Sarah Bourne, Director of Assistive Technology & Mass.gov Chief Technology Strategist, Information Technology Division writes background for accessibility: You can unplug your mouse to see what it's like when you have a mobility or dexterity problems. You can turn off the sound to see what it's like when you can't hear. But it's a little more difficult to replicate the experience of being blind.
The human brain has a very strong visual bias. For instance, the thought of ordinary people using computers wasn't even imaginable until there was a graphical user interface (GUI.) Sighted people rarely realize how dependent they are on their vision because it's so central to how they do things. This makes it makes it hard to really understand how different web and other computer experiences are when you have a visual disability. …it's harder to learn and remember specific development techniques, which in turn makes it harder to integrate them with your other requirements."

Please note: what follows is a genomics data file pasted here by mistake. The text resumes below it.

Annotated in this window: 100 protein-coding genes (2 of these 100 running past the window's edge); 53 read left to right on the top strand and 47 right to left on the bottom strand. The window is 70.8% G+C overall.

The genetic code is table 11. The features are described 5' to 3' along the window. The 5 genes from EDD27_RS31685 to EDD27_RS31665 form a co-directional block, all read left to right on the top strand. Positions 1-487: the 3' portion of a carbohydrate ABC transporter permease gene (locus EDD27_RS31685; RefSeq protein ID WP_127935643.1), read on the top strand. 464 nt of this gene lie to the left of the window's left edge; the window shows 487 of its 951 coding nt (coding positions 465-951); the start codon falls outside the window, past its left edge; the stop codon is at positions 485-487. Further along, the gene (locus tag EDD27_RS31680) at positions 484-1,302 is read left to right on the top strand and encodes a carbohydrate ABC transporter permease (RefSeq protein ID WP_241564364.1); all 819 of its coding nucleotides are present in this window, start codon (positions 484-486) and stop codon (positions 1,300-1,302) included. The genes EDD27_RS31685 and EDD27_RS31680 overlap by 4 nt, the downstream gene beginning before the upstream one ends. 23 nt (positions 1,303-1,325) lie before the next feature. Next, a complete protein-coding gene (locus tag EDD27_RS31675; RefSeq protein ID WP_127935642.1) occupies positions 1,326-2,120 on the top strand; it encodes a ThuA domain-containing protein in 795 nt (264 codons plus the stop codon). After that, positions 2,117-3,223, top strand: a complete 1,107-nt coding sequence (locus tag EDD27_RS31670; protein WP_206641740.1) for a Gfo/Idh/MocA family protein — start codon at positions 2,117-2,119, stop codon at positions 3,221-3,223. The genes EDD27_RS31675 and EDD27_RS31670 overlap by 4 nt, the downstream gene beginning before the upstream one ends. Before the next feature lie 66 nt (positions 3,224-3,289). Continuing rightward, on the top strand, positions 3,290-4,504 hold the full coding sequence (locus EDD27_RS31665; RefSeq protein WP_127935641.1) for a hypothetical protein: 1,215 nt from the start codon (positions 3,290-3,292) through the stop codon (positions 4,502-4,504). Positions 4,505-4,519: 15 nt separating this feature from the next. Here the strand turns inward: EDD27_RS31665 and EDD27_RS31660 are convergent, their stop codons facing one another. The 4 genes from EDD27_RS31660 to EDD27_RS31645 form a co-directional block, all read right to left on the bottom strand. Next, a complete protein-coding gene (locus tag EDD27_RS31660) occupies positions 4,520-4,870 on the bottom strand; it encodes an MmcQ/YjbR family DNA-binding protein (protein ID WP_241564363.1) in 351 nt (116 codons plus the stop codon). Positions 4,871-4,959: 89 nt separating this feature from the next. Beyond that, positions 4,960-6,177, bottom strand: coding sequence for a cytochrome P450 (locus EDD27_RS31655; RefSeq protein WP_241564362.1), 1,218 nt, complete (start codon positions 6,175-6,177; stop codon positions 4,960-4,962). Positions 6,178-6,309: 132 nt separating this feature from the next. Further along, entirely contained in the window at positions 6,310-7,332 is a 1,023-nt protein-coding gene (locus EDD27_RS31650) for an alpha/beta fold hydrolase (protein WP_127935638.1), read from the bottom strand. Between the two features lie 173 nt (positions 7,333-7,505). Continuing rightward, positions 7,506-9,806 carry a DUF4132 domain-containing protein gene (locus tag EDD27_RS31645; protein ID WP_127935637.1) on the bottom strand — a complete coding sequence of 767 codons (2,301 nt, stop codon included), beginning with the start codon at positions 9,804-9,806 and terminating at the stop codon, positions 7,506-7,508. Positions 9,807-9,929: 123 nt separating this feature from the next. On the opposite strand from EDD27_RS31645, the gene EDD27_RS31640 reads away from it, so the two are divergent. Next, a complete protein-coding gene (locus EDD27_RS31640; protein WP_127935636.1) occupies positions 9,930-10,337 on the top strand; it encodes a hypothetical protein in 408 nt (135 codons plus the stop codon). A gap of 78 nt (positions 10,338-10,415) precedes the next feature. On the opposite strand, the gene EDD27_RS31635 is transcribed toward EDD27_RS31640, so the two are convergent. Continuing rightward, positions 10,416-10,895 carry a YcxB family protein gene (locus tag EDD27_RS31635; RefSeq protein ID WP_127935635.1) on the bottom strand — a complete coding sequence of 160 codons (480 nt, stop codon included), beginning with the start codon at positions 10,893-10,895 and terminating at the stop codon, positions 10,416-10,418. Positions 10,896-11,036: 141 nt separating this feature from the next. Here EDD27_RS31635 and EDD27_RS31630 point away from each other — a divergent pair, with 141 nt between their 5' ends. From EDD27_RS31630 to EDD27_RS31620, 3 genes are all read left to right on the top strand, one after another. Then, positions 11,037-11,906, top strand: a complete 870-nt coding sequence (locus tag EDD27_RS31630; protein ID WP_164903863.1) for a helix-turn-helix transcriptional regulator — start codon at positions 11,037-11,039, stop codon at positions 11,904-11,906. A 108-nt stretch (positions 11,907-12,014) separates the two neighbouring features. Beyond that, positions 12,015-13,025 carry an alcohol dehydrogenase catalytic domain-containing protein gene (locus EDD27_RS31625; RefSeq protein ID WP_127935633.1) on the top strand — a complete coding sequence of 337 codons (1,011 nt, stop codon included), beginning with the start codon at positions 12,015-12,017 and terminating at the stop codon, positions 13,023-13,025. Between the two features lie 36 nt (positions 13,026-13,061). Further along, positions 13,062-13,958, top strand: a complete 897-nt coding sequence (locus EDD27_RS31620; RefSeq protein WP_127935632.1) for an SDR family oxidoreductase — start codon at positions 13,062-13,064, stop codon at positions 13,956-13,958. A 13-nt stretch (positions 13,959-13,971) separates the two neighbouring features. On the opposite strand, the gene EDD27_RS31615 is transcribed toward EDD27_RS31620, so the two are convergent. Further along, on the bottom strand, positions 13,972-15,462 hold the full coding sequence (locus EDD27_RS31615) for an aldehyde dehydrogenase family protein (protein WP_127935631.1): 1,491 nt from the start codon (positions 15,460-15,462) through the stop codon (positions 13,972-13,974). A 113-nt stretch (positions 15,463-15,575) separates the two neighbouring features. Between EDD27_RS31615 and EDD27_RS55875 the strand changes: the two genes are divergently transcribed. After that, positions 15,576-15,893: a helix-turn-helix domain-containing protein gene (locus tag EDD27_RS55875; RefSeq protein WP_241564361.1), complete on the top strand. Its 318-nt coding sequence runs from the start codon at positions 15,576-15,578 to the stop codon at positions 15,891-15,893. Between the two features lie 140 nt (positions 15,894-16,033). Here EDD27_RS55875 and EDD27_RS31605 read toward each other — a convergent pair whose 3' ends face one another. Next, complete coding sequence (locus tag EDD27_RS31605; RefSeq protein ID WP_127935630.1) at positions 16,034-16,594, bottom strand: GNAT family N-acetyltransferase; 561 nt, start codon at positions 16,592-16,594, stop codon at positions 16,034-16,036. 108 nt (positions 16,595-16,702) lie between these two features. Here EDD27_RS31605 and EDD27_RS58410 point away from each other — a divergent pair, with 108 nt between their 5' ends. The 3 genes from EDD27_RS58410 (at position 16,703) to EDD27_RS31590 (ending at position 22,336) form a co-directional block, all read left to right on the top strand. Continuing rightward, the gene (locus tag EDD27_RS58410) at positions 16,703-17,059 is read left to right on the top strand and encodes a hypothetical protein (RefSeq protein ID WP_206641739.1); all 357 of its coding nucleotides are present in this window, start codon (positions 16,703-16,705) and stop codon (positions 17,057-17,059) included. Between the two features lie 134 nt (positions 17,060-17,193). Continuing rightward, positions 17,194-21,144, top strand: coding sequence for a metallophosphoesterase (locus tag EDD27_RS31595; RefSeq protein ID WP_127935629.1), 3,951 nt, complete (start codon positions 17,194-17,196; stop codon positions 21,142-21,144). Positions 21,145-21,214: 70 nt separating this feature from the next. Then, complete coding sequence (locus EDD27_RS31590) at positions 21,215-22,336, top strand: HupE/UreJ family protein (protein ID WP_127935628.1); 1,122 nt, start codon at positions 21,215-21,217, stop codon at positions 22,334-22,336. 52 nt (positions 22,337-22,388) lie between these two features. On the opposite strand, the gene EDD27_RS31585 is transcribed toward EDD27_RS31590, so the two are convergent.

Every IT person alive has fixed something in the "wrong" way, a way that wasn't scalable, secure, or otherwise proper, but a way that worked. It may have been intended to be temporary, but time passes and it becomes permanent. Over time, such fixes are often applied to problems caused by previous bad fixes. But they work, tenuously, for now.
This sort of activity takes place constantly, and indeed, it might not become a huge problem for quite some time. But there will be a point when there's no more room for kludges and poor fixes.
Simply put, when you've attached enough Band-Aids to the corpus that it's more bandage than not, isn't it time to start over?
It's one thing to understand that such problems exist (and always will, to some degree) within a corporate IT infrastructure; it's quite another when the problem is extreme and affects products your company produces, sells, and supports.